the made founders talk establishment vs emerging talent
As MADE, the platform responsible for launching the careers of Alexander Wang and Proenza Schouler, kicks off New York Fashion Week, we ask its founders for their tips on growing your craft into a business.
Over the past six years, MADE co-founders Jenné Lombardo, Mazdack Rassi and Keith Baptista have brazenly built up a business that acts as a creative incubator for young designers and creatives. Through the program, curated to allow designers to focus on their craft without the burden of finding funding, they were able to choreograph the careers of some of the industry's biggest names: Alexander Wang, Proenza Schouler, Suno and Joseph Altuzarra. Since day one, MADE's founders have upheld their initial vision of being the "creatives for creatives." We took a moment before all the fashion week chaos to reflect on the past and speak about exciting future projects.
As co-founders, each of you contribute something distinctive to MADE. How was this dynamic trio formed?
Rassi: MADE wouldn't exist if one of us were missing. We're all very fortunate to have our own companies: Me with Milk, Jenné with The Terminal Presents and Keith with PRODJECT. It was the perfect storm. When MADE launched, the economy was crashing and a lot of young designers who were just finding their footing were all of a sudden walking on thin ice and weren't getting any calls from editors or buyers. The first conversations were between Jenné and myself, we noticed that Fashion Week was rolling up and what we basically said was - "is there an opportunity to just give these designers a space for a show at Milk and we don't make them pay?" Then the only other person we could call was Keith, who we knew could deliver.
That was such a huge leap of faith, did you think of how much you were risking?
Keith: In retrospect, if we had taken a second to stop and analyse it - we probably would have said, "OK this is crazy!" What we did was purely instinctual - that's what made MADE really successful. There was no business model to start with or questions like, "where is the revenue going to come from?" We all felt there was something that needed to be done to help other creatives in our industry and we just did it.
Initially, did you feel like you had to fight to get credibility from industry heavyweights?
Rassi: People said what we built was disruptive but it was just common sense to us. We built this program outside of the fashion industry in a way. We had this independence, which is really our strength today.
Keith: When MADE was launching, the business wasn't focusing on emerging talent they were focusing on establishment. Since then you have this entire movement about rethinking what it means to place talent with larger companies. The thought process has shifted to where we always thought it should be.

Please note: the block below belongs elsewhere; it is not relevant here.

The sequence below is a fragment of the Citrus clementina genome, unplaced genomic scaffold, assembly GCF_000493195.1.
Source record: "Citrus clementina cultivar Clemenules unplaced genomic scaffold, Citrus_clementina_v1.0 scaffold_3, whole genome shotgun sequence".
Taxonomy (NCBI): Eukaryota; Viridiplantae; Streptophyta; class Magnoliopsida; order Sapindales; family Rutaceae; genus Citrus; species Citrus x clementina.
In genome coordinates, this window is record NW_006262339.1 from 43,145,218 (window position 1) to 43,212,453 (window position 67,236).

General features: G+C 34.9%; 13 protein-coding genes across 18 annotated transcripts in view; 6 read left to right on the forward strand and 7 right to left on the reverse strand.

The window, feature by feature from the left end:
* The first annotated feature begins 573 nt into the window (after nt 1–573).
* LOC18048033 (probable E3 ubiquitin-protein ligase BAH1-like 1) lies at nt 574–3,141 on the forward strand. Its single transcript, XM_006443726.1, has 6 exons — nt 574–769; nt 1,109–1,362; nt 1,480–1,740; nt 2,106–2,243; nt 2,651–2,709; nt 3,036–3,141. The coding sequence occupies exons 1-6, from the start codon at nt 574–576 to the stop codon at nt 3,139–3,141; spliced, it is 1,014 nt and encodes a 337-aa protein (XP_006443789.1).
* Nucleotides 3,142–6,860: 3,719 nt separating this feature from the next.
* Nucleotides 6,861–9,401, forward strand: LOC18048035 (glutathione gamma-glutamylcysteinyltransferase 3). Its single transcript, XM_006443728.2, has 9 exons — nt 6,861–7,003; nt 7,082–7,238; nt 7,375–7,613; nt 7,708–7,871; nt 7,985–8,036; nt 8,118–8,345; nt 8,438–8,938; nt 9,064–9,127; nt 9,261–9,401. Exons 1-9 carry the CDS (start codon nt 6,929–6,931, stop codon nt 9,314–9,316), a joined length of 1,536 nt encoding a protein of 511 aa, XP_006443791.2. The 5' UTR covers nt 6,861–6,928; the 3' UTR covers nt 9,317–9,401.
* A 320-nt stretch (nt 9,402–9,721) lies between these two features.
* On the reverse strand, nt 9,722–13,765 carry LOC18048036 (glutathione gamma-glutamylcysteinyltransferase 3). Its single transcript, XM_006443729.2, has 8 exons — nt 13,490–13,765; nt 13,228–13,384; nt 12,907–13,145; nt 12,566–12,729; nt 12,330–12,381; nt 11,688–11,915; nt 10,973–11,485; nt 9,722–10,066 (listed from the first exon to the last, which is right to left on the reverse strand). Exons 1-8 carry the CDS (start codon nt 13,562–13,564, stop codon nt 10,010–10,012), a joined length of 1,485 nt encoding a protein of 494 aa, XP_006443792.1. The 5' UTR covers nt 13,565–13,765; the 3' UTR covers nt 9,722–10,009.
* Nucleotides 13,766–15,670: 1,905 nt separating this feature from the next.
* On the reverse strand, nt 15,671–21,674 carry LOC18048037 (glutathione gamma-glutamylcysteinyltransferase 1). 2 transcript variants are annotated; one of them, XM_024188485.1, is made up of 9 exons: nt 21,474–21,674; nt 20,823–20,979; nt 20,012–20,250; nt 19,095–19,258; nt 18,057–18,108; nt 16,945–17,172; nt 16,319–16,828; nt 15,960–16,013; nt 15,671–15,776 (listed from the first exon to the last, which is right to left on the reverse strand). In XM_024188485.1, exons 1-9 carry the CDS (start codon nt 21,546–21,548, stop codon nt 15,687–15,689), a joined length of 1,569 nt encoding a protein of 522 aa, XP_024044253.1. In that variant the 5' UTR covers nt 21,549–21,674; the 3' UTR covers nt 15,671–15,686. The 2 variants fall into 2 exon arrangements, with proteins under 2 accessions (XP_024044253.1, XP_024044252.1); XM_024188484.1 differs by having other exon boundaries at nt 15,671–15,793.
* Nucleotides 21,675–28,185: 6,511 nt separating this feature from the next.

How has MADE Fashion Week been curated differently to what already existed?
Rassi: We really pushed our designers into presentations, at the time that was rare. We were the first to have five presentations at once - previously an editor or a buyer would skip over young designers' presentations for the big shows but by grouping them together it made them think: there's five of them there and if the group at MADE say they're good enough, then its worth seeing. It really helped a lot of amazing designers come out of the program like Joseph Altuzarra, Suno and Public School.
The community and creativity that is produced within the program almost feels collegiate - was that the intention?
Rassi: It's a huge compliment when people say that. We love that energy because it's fresh, its young and there are no boundaries. Our designers go to each other's shows, communicate often and are very collaborative.
Keith: We're here for ideas. If we have the resources or time we don't ever stop helping the designers that were part of our community; with production advice, giving them a free studio for casting or help looking over their collections.
How has the research process changed since the Internet became such a major influence?
Jenné: When we're asked where we found our talent the answer is often the Internet, like a lot of big creative directors today. It used to be referrals, which is still the case, but some of the ones that are a little bit nuttier we happen to find on Instagram or on Tumblr. While their business model may never be as successful, their analytics are their currency. Their audience is staggering.
MADE has done a variety of collaborations in fashion and music. Now you're venturing into sports and tech. What is the importance of collaborating?
Keith: Collaboration has been essential from day one. One of our mantras is "fashion doesn't exist in a vacuum," you need art and music and technology and sports. That's what keeps it interesting and keeps us coming back to the table. If it comes down to doing fashion shows again and again, we would get bored.
What's one of your main focuses this year outside of MADE Fashion Week?
We launched MADE music and that's a really important focus for us this year. A lot of people asked us to do the same thing for musicians that we did for designers. Music was always a very important part of what we did here at MADE whether it was musicians performing at or attending shows or "jam sessions" in the basement. It was part of our culture, so we launched a program with American Express that identifies emerging artists in music and gives them the support they need.
Text Zeyna Sy